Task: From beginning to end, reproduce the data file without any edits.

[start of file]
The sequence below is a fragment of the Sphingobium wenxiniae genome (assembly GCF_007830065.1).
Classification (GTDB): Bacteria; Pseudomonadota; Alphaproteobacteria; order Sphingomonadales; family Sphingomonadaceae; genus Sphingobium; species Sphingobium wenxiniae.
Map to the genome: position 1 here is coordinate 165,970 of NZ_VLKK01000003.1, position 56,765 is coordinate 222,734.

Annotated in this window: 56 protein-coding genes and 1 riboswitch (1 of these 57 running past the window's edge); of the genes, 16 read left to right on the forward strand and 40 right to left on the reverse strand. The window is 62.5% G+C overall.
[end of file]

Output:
The sequence below is a fragment of the Sphingobium wenxiniae genome (assembly GCF_007830065.1).
Classification (GTDB): Bacteria; Pseudomonadota; Alphaproteobacteria; order Sphingomonadales; family Sphingomonadaceae; genus Sphingobium; species Sphingobium wenxiniae.
Map to the genome: position 1 here is coordinate 165,970 of NZ_VLKK01000003.1, position 56,765 is coordinate 222,734.

Annotated in this window: 56 protein-coding genes and 1 riboswitch (1 of these 57 running past the window's edge); of the genes, 16 read left to right on the forward strand and 40 right to left on the reverse strand. The window is 62.5% G+C overall.